June 21. 2024. 6:38

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Netherlands king urged to honour ‘Dutch Schindler’

A campaign is under way to award the Netherlands’s highest honour to a quiet diplomat who became known as “the Dutch Schindler” because he saved the lives of thousands of Lithuanian Jews by issuing visas allowing them to avoid Nazi extermination camps.

Jan Zwartendijk, who was born in 1896 and died aged 80, was head of Dutch conglomerate Philips in Lithuania, and as acting consul there led a double life worthy of German industrialist Oskar Schindler, who protected Jews by employing them in his Polish factories.

In a letter to King Willem-Alexander this week, Dutch MPs, led by Sjoerd Sjoerdsma of D66, himself a former diplomat, urged that Zwartendijk be awarded the country’s highest honour, the Order of the Lion of the Netherlands – and that a professional reprimand against him be expunged from his record.

Although Zwartendijk has been honoured over the years by both Israel and Lithuania, his extraordinary heroism has never been formally acknowledged by his own country.

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In fact, while still in post, he received an official reprimand from right-leaning foreign minister Joseph Luns for breaking consular rules by issuing large numbers of visas for Suriname and Netherlands Antilles in the Caribbean, Dutch territories not occupied by the Germans.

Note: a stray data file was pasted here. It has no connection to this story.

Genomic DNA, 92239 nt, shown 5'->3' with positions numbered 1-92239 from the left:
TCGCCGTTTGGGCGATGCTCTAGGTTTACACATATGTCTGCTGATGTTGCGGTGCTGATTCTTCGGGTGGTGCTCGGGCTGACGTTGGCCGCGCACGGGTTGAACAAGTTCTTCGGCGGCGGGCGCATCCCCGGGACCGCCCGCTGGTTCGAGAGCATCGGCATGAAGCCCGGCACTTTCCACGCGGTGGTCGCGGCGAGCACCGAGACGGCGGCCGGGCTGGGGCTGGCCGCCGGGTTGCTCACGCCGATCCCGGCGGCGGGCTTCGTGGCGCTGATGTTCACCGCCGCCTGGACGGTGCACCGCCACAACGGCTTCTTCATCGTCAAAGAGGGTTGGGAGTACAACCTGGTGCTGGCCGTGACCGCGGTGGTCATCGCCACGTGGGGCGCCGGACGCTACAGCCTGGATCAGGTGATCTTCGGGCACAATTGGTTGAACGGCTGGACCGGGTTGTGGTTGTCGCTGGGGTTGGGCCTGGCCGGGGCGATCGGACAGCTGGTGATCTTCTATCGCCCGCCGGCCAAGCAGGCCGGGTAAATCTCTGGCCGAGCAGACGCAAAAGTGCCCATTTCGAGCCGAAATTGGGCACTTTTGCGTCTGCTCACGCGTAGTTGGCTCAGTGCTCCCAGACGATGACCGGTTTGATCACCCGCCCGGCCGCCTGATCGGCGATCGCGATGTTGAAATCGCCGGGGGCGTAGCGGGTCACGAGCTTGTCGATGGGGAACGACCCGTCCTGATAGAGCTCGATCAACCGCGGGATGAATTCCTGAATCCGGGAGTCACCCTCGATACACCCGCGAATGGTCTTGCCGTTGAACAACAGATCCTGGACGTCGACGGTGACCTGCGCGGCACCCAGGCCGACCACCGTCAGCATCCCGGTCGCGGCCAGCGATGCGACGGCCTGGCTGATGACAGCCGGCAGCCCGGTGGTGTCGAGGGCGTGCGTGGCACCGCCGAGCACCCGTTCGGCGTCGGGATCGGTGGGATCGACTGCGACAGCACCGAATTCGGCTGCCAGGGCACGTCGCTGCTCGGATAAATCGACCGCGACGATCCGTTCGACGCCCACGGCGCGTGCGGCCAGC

Pressure from Zwartendijk’s children led to an official apology for that reprimand in 2018.

“Zwartendijk didn’t care for decorations but that reprimand always bothered him”, said Mr Sjoerdsma. “It’s time the Netherlands acknowledged his lonely and quite remarkable bravery.”

In the MPs’ letter to the king, Mr Sjoerdsma quotes contemporary accounts from some who knew Zwartendijk and the one-man crusade he was engaged in at great risk to himself.

“Zwartendijk writes visas from dawn ‘til dusk until his hands are cramped”, said one account. “He doesn’t allow himself more than a sip of cold coffee and forgets it’s his birthday so caught up is he in his mission to save lives.”

The letter ends by observing: “If the situation were to repeat itself, what would we do? Would we look away or risk our necks? Zwartendijk did the latter and was castigated for it. Your majesty, it is time to put this right.”

Although Zwartendijk issued thousands of visas, he had no way of knowing how many people actually reached safety. His children say he believed for some reason that he had saved only one.

On the day of his funeral in 1976, however, the Simon Wiesenthal Centre and the Holocaust Research Centre said joint research showed that 95 per cent of those issued visas by Zwartendijk had managed to survive.

In 1997, Israel named Zwartendijk as ”Righteous among the Nations”, an honour awarded to non-Jews who risked their lives for Jews during the Holocaust. Lithuania unveiled a memorial in 2018.